Tags: tax | audit | Grant | IRS

To Avoid a Tax Audit, Avoid Red Flags on Your Return

By    |   Friday, 06 March 2015 08:00 AM

The April 15 tax deadline is fast approaching, and it goes without saying that you want to avoid an Internal Revenue Service (IRS) audit of your return.

How do you do this? CNBC personal finance reporter Kelli Grant offers several tips.

"The best way to limit your chances of being [audited] is to avoid common mistakes on your return that raise red flags," writes Grant. That could mean mistakenly reporting a figure that is too low for your income.

"What people should be focused on is just filing a complete and accurate return," Terry Durkin, president-elect of the National Association of Enrolled Agents, an industry group for tax practitioners, told Grant. "By doing that, there's no need to worry."

Keep good records, especially if you have a home business or are claiming a credit, Grant suggested.

To be sure, if you do make mistakes, the IRS' budget cuts might bail you out. That's because those cuts are forcing the agency to pull back on tax audits.

So, "if you don't already cheat on your taxes, it's an opportune time to start," said Yahoo Finance columnist Rick Newman.

The probability of getting audited this year has dropped to an 11-year low, with just 0.86 percent of individual taxpayers likely suffer that fate this year, he reports. That's down from 1.11 percent in 2010. For those earning more than $1 million, the slide will likely be to 7.5 percent from 8.4 percent.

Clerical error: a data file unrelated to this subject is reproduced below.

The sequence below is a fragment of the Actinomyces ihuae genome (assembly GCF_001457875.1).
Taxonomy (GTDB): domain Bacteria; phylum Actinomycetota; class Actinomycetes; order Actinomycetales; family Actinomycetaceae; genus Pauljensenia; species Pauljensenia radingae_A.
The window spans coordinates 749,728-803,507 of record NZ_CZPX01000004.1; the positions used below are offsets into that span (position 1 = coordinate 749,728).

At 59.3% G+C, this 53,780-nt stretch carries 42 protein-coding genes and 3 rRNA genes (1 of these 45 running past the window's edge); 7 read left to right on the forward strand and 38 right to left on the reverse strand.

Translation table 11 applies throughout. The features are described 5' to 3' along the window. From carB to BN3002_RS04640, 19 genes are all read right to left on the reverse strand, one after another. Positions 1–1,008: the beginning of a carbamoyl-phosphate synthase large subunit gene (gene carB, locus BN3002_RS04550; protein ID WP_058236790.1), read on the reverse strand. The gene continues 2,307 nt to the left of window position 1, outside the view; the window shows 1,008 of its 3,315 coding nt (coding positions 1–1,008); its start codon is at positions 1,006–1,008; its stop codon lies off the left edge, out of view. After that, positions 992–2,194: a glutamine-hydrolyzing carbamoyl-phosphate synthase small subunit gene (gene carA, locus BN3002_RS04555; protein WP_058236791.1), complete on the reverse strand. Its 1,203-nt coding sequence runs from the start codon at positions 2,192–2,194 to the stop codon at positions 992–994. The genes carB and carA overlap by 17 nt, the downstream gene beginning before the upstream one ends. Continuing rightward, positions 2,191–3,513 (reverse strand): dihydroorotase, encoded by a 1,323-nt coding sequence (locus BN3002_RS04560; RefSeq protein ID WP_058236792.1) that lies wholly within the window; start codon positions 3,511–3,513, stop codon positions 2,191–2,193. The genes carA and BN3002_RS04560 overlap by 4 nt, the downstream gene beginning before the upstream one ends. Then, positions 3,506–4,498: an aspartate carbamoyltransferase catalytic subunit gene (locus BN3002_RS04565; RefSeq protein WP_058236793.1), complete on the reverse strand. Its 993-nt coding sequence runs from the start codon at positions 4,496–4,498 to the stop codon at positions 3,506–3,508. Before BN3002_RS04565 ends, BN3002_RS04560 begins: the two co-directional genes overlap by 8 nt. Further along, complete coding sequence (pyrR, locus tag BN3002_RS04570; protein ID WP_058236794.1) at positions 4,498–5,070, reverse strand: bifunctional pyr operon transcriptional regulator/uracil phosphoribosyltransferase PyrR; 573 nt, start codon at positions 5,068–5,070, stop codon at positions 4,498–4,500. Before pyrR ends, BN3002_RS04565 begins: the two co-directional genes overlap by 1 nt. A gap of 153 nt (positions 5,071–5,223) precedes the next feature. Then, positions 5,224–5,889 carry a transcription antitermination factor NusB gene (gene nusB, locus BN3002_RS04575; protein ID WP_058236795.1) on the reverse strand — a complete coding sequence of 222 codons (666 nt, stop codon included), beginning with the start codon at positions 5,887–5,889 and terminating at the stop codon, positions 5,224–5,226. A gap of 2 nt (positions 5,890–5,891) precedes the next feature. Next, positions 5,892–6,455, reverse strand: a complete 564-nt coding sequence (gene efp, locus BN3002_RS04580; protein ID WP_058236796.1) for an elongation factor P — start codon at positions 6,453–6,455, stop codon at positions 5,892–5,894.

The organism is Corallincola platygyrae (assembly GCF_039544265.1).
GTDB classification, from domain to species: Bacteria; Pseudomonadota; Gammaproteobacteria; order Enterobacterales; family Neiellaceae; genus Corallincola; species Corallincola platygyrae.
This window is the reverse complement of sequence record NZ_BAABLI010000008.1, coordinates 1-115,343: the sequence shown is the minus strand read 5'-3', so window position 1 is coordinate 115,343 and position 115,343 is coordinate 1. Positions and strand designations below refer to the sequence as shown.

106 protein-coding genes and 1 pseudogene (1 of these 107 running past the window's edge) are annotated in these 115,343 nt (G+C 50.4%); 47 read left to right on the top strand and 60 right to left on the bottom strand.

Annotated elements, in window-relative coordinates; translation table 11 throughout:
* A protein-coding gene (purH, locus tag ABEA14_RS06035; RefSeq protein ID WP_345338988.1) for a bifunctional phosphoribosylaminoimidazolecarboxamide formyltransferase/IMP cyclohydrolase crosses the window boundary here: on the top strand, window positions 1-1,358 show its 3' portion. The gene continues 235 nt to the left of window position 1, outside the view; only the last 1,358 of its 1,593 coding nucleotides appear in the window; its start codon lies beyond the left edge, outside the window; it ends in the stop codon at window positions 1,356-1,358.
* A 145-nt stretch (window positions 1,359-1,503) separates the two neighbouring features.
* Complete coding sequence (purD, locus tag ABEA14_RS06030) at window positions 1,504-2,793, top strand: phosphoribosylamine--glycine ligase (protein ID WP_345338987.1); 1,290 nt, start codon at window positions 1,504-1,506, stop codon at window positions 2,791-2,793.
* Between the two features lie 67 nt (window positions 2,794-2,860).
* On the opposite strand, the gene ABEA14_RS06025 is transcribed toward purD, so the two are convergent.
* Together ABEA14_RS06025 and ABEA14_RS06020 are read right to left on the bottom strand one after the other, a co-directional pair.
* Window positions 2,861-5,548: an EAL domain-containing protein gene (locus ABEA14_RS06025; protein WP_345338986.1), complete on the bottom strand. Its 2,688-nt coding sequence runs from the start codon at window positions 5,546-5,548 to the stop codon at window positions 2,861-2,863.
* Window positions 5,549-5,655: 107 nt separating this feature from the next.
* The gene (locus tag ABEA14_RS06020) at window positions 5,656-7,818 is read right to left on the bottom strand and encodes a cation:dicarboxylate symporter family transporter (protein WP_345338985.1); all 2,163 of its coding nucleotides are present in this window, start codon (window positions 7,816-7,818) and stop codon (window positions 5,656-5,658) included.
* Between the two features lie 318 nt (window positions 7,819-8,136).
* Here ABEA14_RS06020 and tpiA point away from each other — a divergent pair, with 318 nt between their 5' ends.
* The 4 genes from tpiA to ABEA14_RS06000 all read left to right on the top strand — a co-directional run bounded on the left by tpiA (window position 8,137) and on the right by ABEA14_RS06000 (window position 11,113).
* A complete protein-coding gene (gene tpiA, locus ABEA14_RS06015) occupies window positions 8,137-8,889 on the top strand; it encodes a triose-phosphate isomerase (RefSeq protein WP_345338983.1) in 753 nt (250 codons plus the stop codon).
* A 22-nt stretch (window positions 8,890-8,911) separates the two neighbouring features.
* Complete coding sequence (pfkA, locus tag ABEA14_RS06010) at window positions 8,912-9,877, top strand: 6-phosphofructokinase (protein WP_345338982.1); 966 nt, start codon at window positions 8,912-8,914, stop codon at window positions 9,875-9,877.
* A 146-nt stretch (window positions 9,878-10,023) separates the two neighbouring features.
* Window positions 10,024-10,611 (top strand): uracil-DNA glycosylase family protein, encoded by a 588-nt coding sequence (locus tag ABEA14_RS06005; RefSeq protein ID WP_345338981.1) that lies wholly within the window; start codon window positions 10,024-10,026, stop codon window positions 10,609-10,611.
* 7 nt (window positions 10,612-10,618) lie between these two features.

That's "a deeply disturbing drop in our individual audit rates," IRS Commissioner John Koskinen said in a speech last month.

To be sure, the IRS' budget cuts are a double-edged sword for taxpayers. Anyone seeking tax assistance from the IRS or awaiting a refund from the agency can expect delays.

Meanwhile, though many people believe that the wealthy pay little if any taxes, nothing could be further from the truth, says Stephen Moore, chief economist at The Heritage Foundation.

"The idea that the rich aren't paying any taxes is based on misinformation fed to voters," he wrote in The Washington Times.

The latest IRS statistics show that the top 1 percent of Americans by income earned 19 percent of total income and paid 35 percent of federal income taxes in 2011, Moore explains.

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The April 15 tax deadline is fast approaching, and it goes without saying that you want to avoid an Internal Revenue Service (IRS) audit of your return.
tax, audit, Grant, IRS
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2015-00-06
Friday, 06 March 2015 08:00 AM
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